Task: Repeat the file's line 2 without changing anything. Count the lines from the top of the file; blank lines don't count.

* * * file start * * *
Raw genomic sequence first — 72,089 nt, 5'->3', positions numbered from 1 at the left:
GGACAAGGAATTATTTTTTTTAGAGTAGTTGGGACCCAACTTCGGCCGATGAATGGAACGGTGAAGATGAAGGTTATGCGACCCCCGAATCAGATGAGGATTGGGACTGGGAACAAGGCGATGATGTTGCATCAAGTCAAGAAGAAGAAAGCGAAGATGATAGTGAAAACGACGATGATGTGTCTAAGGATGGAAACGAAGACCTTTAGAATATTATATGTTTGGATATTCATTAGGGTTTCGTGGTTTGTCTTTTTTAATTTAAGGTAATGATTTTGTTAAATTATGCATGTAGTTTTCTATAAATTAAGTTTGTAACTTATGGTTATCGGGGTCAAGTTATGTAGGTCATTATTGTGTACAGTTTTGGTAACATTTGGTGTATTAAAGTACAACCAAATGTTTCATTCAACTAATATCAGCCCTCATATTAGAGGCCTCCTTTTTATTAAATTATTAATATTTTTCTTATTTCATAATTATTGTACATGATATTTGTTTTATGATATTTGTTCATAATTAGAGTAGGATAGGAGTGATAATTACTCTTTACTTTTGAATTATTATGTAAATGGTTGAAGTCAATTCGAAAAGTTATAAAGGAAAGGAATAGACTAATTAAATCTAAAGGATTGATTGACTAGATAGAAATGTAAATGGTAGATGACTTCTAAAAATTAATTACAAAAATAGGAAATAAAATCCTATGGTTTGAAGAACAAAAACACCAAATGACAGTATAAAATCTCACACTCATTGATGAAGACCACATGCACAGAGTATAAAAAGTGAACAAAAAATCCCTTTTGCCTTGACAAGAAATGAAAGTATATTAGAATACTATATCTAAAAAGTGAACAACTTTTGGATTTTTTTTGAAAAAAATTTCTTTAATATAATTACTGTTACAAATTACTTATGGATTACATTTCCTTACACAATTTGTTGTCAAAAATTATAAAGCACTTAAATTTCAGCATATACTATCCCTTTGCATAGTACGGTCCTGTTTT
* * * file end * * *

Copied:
GGACAAGGAATTATTTTTTTTAGAGTAGTTGGGACCCAACTTCGGCCGATGAATGGAACGGTGAAGATGAAGGTTATGCGACCCCCGAATCAGATGAGGATTGGGACTGGGAACAAGGCGATGATGTTGCATCAAGTCAAGAAGAAGAAAGCGAAGATGATAGTGAAAACGACGATGATGTGTCTAAGGATGGAAACGAAGACCTTTAGAATATTATATGTTTGGATATTCATTAGGGTTTCGTGGTTTGTCTTTTTTAATTTAAGGTAATGATTTTGTTAAATTATGCATGTAGTTTTCTATAAATTAAGTTTGTAACTTATGGTTATCGGGGTCAAGTTATGTAGGTCATTATTGTGTACAGTTTTGGTAACATTTGGTGTATTAAAGTACAACCAAATGTTTCATTCAACTAATATCAGCCCTCATATTAGAGGCCTCCTTTTTATTAAATTATTAATATTTTTCTTATTTCATAATTATTGTACATGATATTTGTTTTATGATATTTGTTCATAATTAGAGTAGGATAGGAGTGATAATTACTCTTTACTTTTGAATTATTATGTAAATGGTTGAAGTCAATTCGAAAAGTTATAAAGGAAAGGAATAGACTAATTAAATCTAAAGGATTGATTGACTAGATAGAAATGTAAATGGTAGATGACTTCTAAAAATTAATTACAAAAATAGGAAATAAAATCCTATGGTTTGAAGAACAAAAACACCAAATGACAGTATAAAATCTCACACTCATTGATGAAGACCACATGCACAGAGTATAAAAAGTGAACAAAAAATCCCTTTTGCCTTGACAAGAAATGAAAGTATATTAGAATACTATATCTAAAAAGTGAACAACTTTTGGATTTTTTTTGAAAAAAATTTCTTTAATATAATTACTGTTACAAATTACTTATGGATTACATTTCCTTACACAATTTGTTGTCAAAAATTATAAAGCACTTAAATTTCAGCATATACTATCCCTTTGCATAGTACGGTCCTGTTTT